My regular readers know that I’ve been sharing some thoughts from Santorum’s 2005 book It Takes a Family. One of the chapters, “Religion and Social Capital,” could have been written in the last couple of weeks, what with the Obama administration’s attempt to coerce religious organizations into providing services that violate their principles. For instance, when talking about “mediating institutions,” and how to strengthen them, Santorum says,
The most important answer is to build up what the village elders have spent decades trying to tear down and drive underground—religious institutions and faith-based organizations. The Democrats today have become the party espousing European-style secularism. They have gone to great lengths to create government bureaucracies to displace the work that religious groups have done ever since the days of the Pilgrims, and to marginalize and privatize faith and its moral demands altogether. Their approach to government regulation and programming has worked in countless ways to sideline people of faith.
Why is this, one might ask? Why do they pull out all stops to neuter the effects of religion, Christianity in particular? I think Santorum is correct when he notes,
The village elders see churches as serious challengers to their “expert” authority and to their profoundly secularist worldview. For liberals, faith-based organizations are exactly the wrong sort of intermediate institution building the wrong sort of social capital. Consequently, even when the village elders try to incorporate social capital into their own agendas, the resulting “image” of American society looks like some bizarre parallel universe: America the secular.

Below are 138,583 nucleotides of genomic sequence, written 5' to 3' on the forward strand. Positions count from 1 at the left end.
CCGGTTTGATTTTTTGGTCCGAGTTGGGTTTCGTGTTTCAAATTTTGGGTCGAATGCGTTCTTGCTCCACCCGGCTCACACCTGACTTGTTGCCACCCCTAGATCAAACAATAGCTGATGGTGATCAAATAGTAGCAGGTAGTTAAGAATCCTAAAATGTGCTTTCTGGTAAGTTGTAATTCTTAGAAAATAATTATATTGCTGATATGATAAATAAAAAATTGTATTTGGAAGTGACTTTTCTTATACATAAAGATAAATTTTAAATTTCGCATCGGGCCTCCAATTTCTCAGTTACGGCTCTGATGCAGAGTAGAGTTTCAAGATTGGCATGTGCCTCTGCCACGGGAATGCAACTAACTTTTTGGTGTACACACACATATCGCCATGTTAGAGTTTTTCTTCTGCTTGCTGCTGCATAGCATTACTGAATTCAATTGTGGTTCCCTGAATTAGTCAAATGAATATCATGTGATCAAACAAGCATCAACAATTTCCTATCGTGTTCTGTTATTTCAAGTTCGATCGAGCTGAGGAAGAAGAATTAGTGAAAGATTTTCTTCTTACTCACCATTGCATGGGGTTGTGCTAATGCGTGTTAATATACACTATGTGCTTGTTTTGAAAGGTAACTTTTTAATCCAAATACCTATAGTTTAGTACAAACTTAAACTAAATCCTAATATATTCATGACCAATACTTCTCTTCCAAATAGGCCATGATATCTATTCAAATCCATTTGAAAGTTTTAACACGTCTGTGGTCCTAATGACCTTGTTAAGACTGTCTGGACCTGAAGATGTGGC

If anyone believes the Obamacare “mandates” will stop with the latest attempts, or will not spread beyond the contraception issue, Santorum warns of what is still to come [and remember, this was written in 2005]:
Why did the village elders try, among many other things, to require Catholic hospitals to counsel for and provide abortions, require orthodox religious universities to fund gay and lesbian groups on campus, require religious organizations to provide spousal benefits to all unmarried couples, and bar even the Boy Scouts from public schools and public funds.?
Why would such “tolerant” people as the village elders try so intolerantly to force their agenda on religious institutions? The answer is clear. Religious institutions stand between them and the individuals they seek to fashion in their own image.
That’s the true danger: what Santorum calls the “village elders,” who can also be called liberals or progressives, want to remake America in their image. The only thing that stands between them and the realization of their dream is genuine Christian faith. That’s why, in their view, it must be marginalized, or even eliminated.
Do we truly understand this threat? If so, why would anyone who claims to be a Christian help them achieve their agenda? We need to recognize the danger. We need renewed minds.